Computer science has long been a field that was dominated by men. However, the male dominated scene of the past is quickly changing as time moves forward. Historically, one does not need to look too far back to see that women struggled when it came to making serious contributions in this field of study.
The first department of Computer Science was founded in the United States in 1962 at Purdue University. By 1985, only 37 percent of the graduates of this program were women. By 2005, that percentage had dropped to 22 percent. The problem was not simply in Computer Sciences, however. The total number of women attaining graduate degrees was exceedingly low compared to today. At that time, only 57 percent of the graduate degrees being earned throughout the country were be placed in the hands of women.
The gap in the genders when it came to computer science was thought to be the result of the perceived image of what a computer scientist should be, according to the National Center for Women and Information Technology. In 2005, it was reported that the average high school girl thought of a computer scientist as a nerdy individual who lived an isolated life in a cubicle. Despite the setback, the image of the successful computer scientist is beginning to change. As of this year, the number of women working with computer systems and related designs is up by an average of 42 percent.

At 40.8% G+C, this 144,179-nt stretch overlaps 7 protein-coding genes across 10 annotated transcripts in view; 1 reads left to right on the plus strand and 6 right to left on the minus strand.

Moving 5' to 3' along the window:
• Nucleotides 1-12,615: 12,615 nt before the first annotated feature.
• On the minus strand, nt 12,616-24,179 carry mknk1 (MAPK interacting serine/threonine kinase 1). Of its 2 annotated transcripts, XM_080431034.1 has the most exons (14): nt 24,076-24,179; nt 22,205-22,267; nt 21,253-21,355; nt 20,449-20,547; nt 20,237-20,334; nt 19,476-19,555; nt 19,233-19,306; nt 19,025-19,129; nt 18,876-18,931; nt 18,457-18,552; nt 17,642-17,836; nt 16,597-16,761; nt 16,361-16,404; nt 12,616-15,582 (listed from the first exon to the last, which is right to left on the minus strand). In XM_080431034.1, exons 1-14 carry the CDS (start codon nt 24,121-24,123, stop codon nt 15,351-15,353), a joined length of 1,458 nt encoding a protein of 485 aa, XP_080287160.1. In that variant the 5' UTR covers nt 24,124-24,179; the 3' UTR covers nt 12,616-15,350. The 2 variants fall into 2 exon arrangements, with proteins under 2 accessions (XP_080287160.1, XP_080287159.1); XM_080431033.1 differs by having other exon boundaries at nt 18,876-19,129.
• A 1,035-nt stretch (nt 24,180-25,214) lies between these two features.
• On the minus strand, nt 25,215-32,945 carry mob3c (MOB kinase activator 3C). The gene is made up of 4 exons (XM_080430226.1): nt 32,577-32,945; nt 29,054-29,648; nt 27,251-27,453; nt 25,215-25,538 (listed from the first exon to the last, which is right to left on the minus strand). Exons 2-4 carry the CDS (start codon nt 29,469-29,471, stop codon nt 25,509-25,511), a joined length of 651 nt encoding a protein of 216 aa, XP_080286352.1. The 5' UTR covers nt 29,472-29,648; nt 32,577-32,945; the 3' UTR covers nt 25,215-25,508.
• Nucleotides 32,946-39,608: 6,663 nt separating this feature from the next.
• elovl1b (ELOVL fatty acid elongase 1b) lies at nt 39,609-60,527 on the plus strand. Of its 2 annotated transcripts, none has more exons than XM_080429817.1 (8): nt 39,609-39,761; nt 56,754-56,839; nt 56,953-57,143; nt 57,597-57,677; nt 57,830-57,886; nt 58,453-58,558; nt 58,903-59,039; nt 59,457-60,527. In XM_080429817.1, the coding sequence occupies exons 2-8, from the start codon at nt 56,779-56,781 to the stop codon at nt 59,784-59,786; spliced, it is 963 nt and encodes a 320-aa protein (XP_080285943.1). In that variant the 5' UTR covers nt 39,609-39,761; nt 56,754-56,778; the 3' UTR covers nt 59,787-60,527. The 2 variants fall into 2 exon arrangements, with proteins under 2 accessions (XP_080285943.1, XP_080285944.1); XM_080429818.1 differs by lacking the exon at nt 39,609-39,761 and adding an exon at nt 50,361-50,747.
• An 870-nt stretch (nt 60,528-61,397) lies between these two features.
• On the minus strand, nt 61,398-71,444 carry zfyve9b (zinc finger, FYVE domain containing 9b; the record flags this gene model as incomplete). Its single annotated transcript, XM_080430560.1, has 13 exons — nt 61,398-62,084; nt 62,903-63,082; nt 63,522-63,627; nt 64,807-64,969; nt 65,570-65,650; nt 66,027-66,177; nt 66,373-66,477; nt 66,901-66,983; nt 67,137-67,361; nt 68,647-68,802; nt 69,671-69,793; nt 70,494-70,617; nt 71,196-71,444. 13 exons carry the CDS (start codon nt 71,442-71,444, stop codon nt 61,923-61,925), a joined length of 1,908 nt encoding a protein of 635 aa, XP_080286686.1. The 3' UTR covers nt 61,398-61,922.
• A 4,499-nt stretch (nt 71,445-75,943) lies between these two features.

The number of women pursuing and attaining degrees in this field are also reflecting a shift as well. M.I.T. now has enrollment for women in computer science at 30 percent. Carnegie Mellon University enrollment has risen to 32 percent while Stanford has risen to 21 percent. Despite the momentum in the direction of a female presence, there is still more that can be done to balance things out. The strategies for leveling the playing field include developing more diverse programs that introduce girls to computer science during early education. Undergraduates should also be given the opportunity to interact with women who are currently pursuing successful careers in computer science in order that they may develop role models.